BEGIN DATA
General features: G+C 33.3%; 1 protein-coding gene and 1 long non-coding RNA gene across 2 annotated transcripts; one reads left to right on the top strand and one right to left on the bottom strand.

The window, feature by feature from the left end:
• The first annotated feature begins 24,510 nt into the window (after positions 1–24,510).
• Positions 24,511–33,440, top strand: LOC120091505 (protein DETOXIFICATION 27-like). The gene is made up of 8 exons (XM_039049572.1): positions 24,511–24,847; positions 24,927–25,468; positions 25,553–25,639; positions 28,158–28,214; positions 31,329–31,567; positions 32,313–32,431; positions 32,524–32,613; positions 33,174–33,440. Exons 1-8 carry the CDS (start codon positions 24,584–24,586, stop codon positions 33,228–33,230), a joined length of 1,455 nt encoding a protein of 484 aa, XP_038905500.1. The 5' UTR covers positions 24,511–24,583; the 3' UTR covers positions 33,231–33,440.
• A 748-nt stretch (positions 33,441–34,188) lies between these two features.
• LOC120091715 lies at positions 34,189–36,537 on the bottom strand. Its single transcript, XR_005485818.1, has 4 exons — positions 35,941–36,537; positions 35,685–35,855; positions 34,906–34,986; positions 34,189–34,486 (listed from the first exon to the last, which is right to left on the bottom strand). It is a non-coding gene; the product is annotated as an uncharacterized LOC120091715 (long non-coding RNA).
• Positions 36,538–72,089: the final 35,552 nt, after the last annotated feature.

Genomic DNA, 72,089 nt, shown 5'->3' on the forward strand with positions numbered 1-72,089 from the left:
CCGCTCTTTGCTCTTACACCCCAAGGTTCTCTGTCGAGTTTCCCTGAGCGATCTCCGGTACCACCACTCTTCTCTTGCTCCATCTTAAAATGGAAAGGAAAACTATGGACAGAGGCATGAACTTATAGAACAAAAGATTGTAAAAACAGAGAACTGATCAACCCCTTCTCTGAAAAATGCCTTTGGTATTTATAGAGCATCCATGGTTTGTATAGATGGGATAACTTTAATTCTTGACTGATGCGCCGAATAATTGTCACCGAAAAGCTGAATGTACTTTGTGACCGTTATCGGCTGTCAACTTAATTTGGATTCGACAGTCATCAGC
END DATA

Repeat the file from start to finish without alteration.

General features: G+C 33.3%; 1 protein-coding gene and 1 long non-coding RNA gene across 2 annotated transcripts; one reads left to right on the top strand and one right to left on the bottom strand.

The window, feature by feature from the left end:
• The first annotated feature begins 24,510 nt into the window (after positions 1–24,510).
• Positions 24,511–33,440, top strand: LOC120091505 (protein DETOXIFICATION 27-like). The gene is made up of 8 exons (XM_039049572.1): positions 24,511–24,847; positions 24,927–25,468; positions 25,553–25,639; positions 28,158–28,214; positions 31,329–31,567; positions 32,313–32,431; positions 32,524–32,613; positions 33,174–33,440. Exons 1-8 carry the CDS (start codon positions 24,584–24,586, stop codon positions 33,228–33,230), a joined length of 1,455 nt encoding a protein of 484 aa, XP_038905500.1. The 5' UTR covers positions 24,511–24,583; the 3' UTR covers positions 33,231–33,440.
• A 748-nt stretch (positions 33,441–34,188) lies between these two features.
• LOC120091715 lies at positions 34,189–36,537 on the bottom strand. Its single transcript, XR_005485818.1, has 4 exons — positions 35,941–36,537; positions 35,685–35,855; positions 34,906–34,986; positions 34,189–34,486 (listed from the first exon to the last, which is right to left on the bottom strand). It is a non-coding gene; the product is annotated as an uncharacterized LOC120091715 (long non-coding RNA).
• Positions 36,538–72,089: the final 35,552 nt, after the last annotated feature.

Genomic DNA, 72,089 nt, shown 5'->3' on the forward strand with positions numbered 1-72,089 from the left:
CCGCTCTTTGCTCTTACACCCCAAGGTTCTCTGTCGAGTTTCCCTGAGCGATCTCCGGTACCACCACTCTTCTCTTGCTCCATCTTAAAATGGAAAGGAAAACTATGGACAGAGGCATGAACTTATAGAACAAAAGATTGTAAAAACAGAGAACTGATCAACCCCTTCTCTGAAAAATGCCTTTGGTATTTATAGAGCATCCATGGTTTGTATAGATGGGATAACTTTAATTCTTGACTGATGCGCCGAATAATTGTCACCGAAAAGCTGAATGTACTTTGTGACCGTTATCGGCTGTCAACTTAATTTGGATTCGACAGTCATCAGC